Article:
Guilty plea in Belgrave Finance case
Belgrave Finance director Shane Joseph Buckley has pleaded guilty to theft charges related to $18 million of loans made by the now-collapsed finance company.
In the Auckland District Court today, Mr Buckley pleaded guilty to 19 charges of theft by a person in a special relationship, and four charges of false statement by a promoter under the Crimes Act.
The charges, brought by the Serious Fraud Office carry a maximum penalty of seven years and 10 years, respectively.
Mr Buckley was remanded at large for sentencing on August 30.
Fellow Belgrave director Stephen Charles Smith (43) and associate Raymond Tasman Schofield (49) were earlier this year committed for trial on similar charges, with a date yet to be set.
It's not known whether Mr Buckley has agreed to dob-in fellow directors, or give evidence in the upcoming trial, in exchange for his guilty plea. SFO chief executive Adam Feeley says its not appropriate to comment on what Mr Buckley may or may not have provided to the Belgrave investigation ahead of his sentencing and his fellow director's trial.
The SFO laid a total of 60 charges against the three, alleging the defendants misrepresented to investors how their investments in Belgrave Finance would be used, and subsequently used those funds in an unauthorised manner.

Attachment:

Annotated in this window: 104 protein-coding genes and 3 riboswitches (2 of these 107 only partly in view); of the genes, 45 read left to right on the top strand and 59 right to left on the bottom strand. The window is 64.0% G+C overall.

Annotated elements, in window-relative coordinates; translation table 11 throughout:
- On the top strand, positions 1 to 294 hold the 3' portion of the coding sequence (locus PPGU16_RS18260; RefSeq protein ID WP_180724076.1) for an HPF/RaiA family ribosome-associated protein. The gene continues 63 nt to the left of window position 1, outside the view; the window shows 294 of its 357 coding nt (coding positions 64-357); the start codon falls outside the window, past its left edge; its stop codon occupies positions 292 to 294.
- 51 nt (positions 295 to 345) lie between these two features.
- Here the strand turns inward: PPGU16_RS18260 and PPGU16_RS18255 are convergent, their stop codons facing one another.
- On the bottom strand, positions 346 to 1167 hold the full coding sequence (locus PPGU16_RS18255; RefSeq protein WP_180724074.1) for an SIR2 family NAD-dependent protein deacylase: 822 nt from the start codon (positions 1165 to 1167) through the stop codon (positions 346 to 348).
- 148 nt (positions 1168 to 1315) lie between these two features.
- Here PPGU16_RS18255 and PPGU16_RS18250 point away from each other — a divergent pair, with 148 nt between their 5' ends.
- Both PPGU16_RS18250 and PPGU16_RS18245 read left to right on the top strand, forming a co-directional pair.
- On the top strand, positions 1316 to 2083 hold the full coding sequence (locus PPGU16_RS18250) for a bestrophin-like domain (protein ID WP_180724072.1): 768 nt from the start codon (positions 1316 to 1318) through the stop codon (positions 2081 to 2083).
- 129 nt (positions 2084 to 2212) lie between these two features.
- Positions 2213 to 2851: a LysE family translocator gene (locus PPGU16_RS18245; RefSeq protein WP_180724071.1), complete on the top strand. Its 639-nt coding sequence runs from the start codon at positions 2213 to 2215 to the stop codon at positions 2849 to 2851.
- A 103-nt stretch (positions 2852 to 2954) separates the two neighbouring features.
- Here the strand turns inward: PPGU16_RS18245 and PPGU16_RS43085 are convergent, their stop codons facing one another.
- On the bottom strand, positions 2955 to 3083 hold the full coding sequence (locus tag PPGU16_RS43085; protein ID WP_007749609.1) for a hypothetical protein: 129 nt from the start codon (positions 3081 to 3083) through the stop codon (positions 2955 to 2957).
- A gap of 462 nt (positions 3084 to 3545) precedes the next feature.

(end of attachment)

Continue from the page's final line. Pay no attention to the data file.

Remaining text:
The charges relate to more than $18m of loans made by Belgrave Finance to various entities allegedly related to Mr Schofield and the company, between June 2005 and March 2008.
The Financial Markets Authority has also laid charges against the three under the Securities Act and Companies Act, and is prosecuting those charges jointly with the SFO.
SFO chief executive Adam Feeley says his office has now secured convictions in respect of four of the nine collapsed finance companies it has brought charges against.
Other trials are currently under way or imminent.
"Those responsible for serious crimes are progressively being held to account.”
Belgrave Finance was placed into receivership in May 2008, owing an estimated 1000 investors approximately $22m.
The Securities Commission (now FMA) made initial investigations into the company’s collapse before referring it to the SFO in June 2010.
The latest report from receivers KordaMentha points to a sorry state of affairs at Belgrave.
Just $3.3m has been recovered from the $30m loan book and just $23,000 in the last six months.
This has resulted in distributions totalling 9.8c in the dollar, about all the investors are likely to get back.